Offerings. While tithe is a set amount, an offering is freewill. You can decide how much of an offering you want to give. Each man should give what he has decided in his heart to give, not reluctantly or under compulsion, for God loves a cheerful giver (2 Cor 9:7).

Immediate family. The Bible uses very strong language when speaking of our responsibility to take care of our immediate family members. If anyone does not provide for his relatives, and especially for his immediate family, he has denied the faith and is worse than an unbeliever (1 Tim 5:8).

Parents. Where applicable, children are encouraged to support their aged parents. But if a widow has children or grandchildren, these should learn first of all to put their religion into practice by caring for their own family and so repaying their parents and grandparents, for this is pleasing to God (1 Tim 5:4).

The poor. Throughout the Bible, we are encouraged to support those less fortunate than us. Then the King will say to those on his right ?Come, you who are blessed by my Father; take your inheritance, the kingdom prepared for you since the creation of the world. For I was hungry and you gave me something to eat, I was thirsty and you gave me something to drink, I was a stranger and you invited me in, I needed clothes and you clothed me, I was sick and you looked after me, I was in prison and you came to visit me’ (Matt 25:34-36).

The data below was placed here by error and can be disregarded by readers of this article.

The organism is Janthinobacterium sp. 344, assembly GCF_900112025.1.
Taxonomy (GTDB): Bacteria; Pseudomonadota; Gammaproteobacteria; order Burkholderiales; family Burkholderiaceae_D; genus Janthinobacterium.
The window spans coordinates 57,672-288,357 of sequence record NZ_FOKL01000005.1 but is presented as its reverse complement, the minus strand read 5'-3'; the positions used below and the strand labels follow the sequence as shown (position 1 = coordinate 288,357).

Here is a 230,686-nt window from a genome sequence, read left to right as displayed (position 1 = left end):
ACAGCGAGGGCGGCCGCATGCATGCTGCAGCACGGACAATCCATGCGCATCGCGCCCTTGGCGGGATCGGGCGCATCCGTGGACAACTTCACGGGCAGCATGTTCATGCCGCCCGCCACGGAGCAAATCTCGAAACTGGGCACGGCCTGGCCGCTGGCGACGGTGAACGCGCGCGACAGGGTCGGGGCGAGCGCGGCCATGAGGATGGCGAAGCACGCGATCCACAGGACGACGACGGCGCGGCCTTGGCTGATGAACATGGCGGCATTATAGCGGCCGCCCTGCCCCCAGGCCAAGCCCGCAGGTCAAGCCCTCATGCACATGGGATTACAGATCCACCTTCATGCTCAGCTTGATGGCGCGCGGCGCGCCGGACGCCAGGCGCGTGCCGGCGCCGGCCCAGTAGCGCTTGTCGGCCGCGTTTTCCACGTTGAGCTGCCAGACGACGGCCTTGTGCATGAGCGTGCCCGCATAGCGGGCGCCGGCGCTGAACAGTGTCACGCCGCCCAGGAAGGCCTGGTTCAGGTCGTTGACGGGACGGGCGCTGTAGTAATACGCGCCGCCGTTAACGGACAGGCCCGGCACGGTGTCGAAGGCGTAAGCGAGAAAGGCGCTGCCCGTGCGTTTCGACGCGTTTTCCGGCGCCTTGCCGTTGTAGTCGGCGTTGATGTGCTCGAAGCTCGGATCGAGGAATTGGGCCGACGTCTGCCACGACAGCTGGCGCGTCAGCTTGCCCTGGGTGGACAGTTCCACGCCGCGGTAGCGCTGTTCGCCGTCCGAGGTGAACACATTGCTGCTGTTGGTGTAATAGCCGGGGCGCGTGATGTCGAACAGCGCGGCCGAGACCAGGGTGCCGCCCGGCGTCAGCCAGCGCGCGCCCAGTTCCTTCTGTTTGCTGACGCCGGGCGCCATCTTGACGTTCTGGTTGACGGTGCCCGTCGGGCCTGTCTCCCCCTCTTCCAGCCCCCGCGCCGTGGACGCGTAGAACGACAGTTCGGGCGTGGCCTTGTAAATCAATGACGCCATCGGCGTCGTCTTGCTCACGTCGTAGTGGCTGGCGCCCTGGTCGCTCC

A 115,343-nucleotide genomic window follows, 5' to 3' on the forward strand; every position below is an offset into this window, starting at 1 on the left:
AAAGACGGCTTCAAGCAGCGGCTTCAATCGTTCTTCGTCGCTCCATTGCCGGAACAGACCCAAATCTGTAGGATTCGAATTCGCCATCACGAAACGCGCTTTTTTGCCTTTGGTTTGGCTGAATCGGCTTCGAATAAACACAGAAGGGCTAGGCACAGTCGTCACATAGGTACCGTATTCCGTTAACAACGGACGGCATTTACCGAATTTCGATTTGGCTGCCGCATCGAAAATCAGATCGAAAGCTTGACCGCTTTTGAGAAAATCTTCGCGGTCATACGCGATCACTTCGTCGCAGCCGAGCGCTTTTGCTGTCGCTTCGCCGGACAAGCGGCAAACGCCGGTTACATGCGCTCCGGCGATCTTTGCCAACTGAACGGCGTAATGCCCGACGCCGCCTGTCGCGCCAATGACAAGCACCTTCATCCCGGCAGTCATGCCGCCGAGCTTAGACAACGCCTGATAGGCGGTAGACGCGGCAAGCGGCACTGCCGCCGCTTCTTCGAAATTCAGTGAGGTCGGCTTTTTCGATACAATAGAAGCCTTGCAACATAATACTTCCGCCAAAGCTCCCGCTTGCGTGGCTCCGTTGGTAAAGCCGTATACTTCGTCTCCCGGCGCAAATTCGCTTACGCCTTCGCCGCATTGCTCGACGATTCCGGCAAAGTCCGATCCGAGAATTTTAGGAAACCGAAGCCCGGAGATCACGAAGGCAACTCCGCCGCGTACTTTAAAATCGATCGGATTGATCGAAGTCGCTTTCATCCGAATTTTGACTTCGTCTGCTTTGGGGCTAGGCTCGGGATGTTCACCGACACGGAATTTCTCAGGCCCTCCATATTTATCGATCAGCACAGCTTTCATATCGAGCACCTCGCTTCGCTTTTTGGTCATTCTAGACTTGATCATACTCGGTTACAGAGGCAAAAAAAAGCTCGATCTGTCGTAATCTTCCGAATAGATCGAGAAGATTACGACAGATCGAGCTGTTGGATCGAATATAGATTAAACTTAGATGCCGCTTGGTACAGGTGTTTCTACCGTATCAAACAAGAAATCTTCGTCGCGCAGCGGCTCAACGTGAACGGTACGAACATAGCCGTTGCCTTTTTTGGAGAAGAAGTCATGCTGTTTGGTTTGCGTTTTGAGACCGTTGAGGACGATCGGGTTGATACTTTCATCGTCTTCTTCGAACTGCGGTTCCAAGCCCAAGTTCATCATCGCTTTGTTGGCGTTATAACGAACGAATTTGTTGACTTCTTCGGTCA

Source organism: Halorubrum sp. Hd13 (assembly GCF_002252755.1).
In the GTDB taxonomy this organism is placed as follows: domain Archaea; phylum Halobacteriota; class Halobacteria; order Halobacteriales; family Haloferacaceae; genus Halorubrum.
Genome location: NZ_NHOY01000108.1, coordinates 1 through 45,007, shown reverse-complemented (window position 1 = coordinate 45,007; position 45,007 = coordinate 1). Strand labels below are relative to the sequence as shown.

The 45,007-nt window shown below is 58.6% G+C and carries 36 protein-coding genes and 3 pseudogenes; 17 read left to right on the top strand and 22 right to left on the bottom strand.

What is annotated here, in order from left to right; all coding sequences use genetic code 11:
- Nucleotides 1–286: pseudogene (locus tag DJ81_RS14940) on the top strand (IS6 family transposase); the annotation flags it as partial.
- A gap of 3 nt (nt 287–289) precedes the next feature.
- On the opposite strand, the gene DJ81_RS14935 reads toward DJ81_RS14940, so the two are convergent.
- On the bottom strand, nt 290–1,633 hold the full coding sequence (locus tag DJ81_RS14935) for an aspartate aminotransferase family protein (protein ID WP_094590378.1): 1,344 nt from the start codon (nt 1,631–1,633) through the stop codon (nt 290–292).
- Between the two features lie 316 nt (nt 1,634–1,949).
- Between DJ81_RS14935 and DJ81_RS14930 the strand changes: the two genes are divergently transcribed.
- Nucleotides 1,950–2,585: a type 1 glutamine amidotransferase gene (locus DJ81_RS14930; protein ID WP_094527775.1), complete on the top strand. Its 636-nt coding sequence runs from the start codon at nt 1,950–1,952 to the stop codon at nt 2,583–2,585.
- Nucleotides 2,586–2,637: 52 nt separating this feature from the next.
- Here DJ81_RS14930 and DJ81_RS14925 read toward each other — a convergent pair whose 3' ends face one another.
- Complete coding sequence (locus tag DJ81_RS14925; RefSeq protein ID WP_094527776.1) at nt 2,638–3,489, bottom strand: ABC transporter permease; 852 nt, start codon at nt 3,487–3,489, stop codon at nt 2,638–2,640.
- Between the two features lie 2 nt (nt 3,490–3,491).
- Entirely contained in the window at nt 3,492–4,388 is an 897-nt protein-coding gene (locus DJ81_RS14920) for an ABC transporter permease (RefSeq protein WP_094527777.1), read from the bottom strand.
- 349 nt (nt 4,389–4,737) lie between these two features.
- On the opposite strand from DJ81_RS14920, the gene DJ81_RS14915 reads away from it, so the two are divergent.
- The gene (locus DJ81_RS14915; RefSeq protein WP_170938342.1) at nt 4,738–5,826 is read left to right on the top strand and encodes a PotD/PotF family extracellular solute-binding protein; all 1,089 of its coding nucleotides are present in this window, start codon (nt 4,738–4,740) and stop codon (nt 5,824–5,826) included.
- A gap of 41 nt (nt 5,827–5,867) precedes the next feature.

Christian Education. To invest in the rearing of a child to know the Lord and honor His name is worthy an investment. Train a child in the way he should go, and when he is old he will not turn from it (Prov 22:6).

Government. Contrary to popular belief, the Bible encourages believers to support the governing authorities with their taxes. Therefore, it is necessary to submit to the authorities, not only because of possible punishment but also because of conscience. This is also why you pay taxes, for the authorities are God’s servants, who give their full time to governing (Rom 13:5, 6).

Conclusion

The movie Coming to America is about a prince who travels to marry a woman trained to be his perfect princess, his perfect wife. When they meet, the prince asks his future princess, What kind of food do you like? She responds, The kind you like, Your Highness. The prince asks, What kind of music do you like to listen to? She responds, The kind that you like to listen to, My Lord! Every question got a similar response!

When we are engaged with the kingdom of Christ, the things Christ likes become the things we like, the things that Jesus would spend money on become the things we would spend money on. His tastes become our tastes, His interests ours. This is true conversion. May you spend your money on the things the King likes and the things that build his Kingdom.

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April–June, 1999